“If you can’t stand the heat, get out of the kitchen,” U.S. president Harry S. Truman famously said. But when there’s a cooking show to produce, audio engineers have no alternative but to improvise.
With this year’s Super Bowl LVI telecast coming smack dab in the middle of the Winter Olympics, NBC Sports crews will have their hands full. Having to navigate both high profile events on the same day, NBC is calling it the “one of the greatest days in the history of television sports [production]” and a “Once In A Lifetime” event.
If you are going to try and convey the bone-rattling power of nitro-fueled cars drag racing down a quarter-mile track to viewers at home, what better way than to mix it in Dolby Atmos?
M-S techniques provide useful sound-field positioning and a convenient way to check mono compatibility. We explain the hard science behind this often misunderstood technique.
John Hunter holds a unique distinction among broadcast audio mixers: he was the A1 for the NBA Raptors vs. Pelicans basketball game in November 2018, one of the very first sports events to be produced in immersive Dolby Atmos sound with 4K HDR picture for live distribution to homes across North America.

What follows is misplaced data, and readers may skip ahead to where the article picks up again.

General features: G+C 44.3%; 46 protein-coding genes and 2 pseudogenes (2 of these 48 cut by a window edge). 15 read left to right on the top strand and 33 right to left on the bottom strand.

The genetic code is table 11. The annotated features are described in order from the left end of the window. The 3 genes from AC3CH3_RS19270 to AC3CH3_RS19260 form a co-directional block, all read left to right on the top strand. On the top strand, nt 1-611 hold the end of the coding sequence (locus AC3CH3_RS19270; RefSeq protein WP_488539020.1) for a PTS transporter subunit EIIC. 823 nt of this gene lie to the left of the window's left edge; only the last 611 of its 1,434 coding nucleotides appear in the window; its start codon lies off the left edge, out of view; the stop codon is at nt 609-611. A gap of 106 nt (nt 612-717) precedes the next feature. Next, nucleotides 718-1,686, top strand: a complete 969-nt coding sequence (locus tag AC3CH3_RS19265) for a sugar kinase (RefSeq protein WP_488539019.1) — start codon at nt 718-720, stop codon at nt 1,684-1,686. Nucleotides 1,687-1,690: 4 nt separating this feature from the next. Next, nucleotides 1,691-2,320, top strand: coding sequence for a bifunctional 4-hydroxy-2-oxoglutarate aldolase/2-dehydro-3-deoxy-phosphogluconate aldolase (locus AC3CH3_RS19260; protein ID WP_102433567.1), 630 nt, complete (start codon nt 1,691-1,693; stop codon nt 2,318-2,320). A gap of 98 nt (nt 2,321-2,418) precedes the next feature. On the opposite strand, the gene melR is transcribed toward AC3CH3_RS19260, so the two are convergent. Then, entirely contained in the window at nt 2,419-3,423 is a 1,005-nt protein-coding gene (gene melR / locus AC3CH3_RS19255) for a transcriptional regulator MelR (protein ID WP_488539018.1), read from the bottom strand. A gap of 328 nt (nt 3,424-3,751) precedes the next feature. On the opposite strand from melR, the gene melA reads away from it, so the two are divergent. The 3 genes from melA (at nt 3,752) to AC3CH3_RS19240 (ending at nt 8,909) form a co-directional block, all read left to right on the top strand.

Optimization gained from transitioning to the cloud isn’t just about saving money, it also embraces improving reliability, enhancing agility and responsiveness, and providing better visibility into overall operations.
If 2020 was considered a disruptive one for the television production community, 2021 was a year where trial and error and the lessons learned became real-world REMI deployments to keep live sports and entertainment content on the air. Production studios too learned to adapt with fewer crew allowed inside and social distancing becoming the new normal.
In looking back at the brief history of digital audio there are a few salient points that may help us to see where the technology may go in the future.